In 2015, following a 2014 human rights complaint, a “written accommodation plan” was agreed to in a settlement with the correctional services ministry spelling out what Sherman required. The plan was to be placed in his file and an alert added to his computerized profile.
The plan lists supplies, including extra toilet paper, three pairs of boxer shorts and backup jumpsuit, sheets and towel. It requires the jail unit manager to be “fully aware” of the plan and to be the first contact for any problems.
Sherman makes meticulous notes of his experiences in jail, including four stays at Toronto South this year — all due, he says, to shoplifting incidents. What follows comes from allegations in Sherman’s human rights application.
On March 5, he was jailed and overdue for a treatment. He was placed in “Medical Unit A” but given incomplete supplies. He was released from jail March 7.
He spent five days later that month at the jail, entering March12, a Satur-
“(A) systemic failure to translate policies into on-the-ground action.” TESS SHELDON ARCH DISABILITY LAW CENTRE
day. He told a nurse he was two days overdue for a treatment and was told that Medical Unit A was full. At 4 p.m., he was “transferred to a solitary confinement cell.”
The tools he needed for the enema were inadequate, and he “lost control of his bowels.” There wasn’t enough toilet paper and requests for more, and clean boxers, were “ignored.”
“He finally gave up and was left in his own mess” from 5 p.m. that Saturday until Monday night.
In between, Sherman did receive some supplies but they were “incomplete.” He pointed out the problem but a nurse was unhelpful, telling a correctional officer he was “uncooperative.” Sunday night, a different nurse refused help.
By then he “felt very sick, constipated and experienced severe abdominal cramping.”
Sherman says he suffers from anxiety, aggravated by lack of access to his supplies. He does not eat when he can’t have a regular treatment. On Monday morning, Sherman again asked a nurse for help and referred her to his accommodation plan. He also asked to be transferred to the medical unit. Again there was no help, he claims.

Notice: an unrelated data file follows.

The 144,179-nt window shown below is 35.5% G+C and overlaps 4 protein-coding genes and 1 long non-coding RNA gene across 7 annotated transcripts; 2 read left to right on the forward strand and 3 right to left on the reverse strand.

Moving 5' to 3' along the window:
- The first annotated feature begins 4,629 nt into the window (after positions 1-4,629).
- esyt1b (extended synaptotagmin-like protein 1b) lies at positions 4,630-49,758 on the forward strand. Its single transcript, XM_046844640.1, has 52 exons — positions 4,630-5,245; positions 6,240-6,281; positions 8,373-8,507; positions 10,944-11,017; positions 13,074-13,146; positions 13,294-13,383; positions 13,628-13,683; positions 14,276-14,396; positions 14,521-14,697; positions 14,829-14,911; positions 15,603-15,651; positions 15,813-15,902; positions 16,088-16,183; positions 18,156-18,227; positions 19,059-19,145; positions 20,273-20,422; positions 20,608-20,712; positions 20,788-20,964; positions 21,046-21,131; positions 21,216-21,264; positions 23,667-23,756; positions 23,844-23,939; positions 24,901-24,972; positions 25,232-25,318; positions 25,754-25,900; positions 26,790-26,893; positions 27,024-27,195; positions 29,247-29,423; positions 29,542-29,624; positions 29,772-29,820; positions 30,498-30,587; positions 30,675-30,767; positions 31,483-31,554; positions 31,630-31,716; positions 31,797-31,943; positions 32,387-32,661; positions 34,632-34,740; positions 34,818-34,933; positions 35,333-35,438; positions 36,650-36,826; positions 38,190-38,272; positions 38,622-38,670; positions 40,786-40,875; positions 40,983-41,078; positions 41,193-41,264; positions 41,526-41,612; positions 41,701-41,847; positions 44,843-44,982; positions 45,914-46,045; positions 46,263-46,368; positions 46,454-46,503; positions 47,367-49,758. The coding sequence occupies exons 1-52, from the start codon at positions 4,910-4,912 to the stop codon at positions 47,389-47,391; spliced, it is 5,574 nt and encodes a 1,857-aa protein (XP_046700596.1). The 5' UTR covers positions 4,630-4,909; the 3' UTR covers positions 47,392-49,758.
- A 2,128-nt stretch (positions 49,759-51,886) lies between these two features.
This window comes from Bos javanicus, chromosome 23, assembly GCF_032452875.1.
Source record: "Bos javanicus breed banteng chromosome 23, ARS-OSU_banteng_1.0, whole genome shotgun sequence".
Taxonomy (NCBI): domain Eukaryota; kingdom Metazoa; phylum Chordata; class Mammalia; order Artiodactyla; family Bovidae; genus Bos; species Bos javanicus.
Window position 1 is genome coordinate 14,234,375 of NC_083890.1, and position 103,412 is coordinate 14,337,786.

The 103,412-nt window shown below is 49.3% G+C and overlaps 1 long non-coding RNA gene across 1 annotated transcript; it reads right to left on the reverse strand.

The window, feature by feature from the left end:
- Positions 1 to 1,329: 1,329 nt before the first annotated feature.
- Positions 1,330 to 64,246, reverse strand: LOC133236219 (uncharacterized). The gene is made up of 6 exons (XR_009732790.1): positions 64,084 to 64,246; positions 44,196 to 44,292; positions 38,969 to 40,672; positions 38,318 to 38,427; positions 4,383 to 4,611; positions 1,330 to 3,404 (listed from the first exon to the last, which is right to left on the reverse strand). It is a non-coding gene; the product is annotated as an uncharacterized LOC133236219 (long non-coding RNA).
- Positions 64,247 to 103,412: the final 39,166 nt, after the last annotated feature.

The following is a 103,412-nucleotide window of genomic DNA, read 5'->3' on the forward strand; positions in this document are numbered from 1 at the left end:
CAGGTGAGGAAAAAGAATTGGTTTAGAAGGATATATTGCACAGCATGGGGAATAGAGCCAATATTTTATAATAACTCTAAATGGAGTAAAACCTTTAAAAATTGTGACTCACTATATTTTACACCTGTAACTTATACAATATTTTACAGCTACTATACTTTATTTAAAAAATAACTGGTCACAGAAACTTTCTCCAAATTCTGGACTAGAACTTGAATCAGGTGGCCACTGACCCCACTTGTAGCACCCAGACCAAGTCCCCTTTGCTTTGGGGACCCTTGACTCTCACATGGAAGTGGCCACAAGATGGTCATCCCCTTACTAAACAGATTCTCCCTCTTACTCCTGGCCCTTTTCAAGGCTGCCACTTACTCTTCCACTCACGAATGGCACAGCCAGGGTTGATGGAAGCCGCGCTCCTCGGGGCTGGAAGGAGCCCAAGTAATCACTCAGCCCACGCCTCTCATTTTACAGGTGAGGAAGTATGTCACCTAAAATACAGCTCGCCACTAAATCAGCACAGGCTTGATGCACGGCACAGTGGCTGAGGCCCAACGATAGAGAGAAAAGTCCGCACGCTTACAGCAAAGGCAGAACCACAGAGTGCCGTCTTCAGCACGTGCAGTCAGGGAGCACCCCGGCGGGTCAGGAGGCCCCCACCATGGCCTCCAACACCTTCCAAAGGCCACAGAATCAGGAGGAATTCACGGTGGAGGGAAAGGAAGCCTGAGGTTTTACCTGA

By Monday night, Sherman finally had the ear of a supervisor who “advised staff” of their responsibilities under the accommodation plan. Sherman was transferred to the medical unit at 8:30 p.m. Seventy-six hours after he had soiled himself, he was able to give himself the treatment — “well beyond” the 24 hours spelled out in his settlement.
On a stay from March 20 to April 11, Sherman alleges “Medical Unit A” was at capacity again and he was placed in a “Special Needs Observation Unit” and told he would “soon be moving” to the medical unit.
“Later that day, he was asked by a correctional officer if he would be ‘alright in segregation’ for a day or two,” states the application. Sherman told him he needed a treatment and rejected the idea of solitary.
He was moved to the medical unit. He faced barriers getting treatment and was “unable to eat for five days.”
During an 11-day stay in August, Sherman alleges an officer tried to put a partner in his cell at a time when he required another treatment and would not have privacy. He was denied a copy of his plan.
Sherman’s application says health supports “are seriously limited” in Ontario jails and at Toronto South he notes that beds in Medical Unit A were almost always full, while a second unit was “non-operational.”
“What does it say that they appear to have a surplus of solitary cells and not enough medical beds?” says Sheldon, Sherman’s lawyer. She says the case, and past legal challenges related to solitary, inquests, recommendations and promises, highlight the ministry’s “systemic failure to translate policies into on-theground action.”
Sherman is seeking assurances that this will not happen to him again, said Sheldon, or “anyone else.”
Aaron Sherman alleges he was placed in a solitary unit at Toronto South Detention Centre because it lacked medical beds.
Sherman makes meticulous notes of his experiences in jail, including four stays at Toronto South this year — all due, he says, to shoplifting incidents.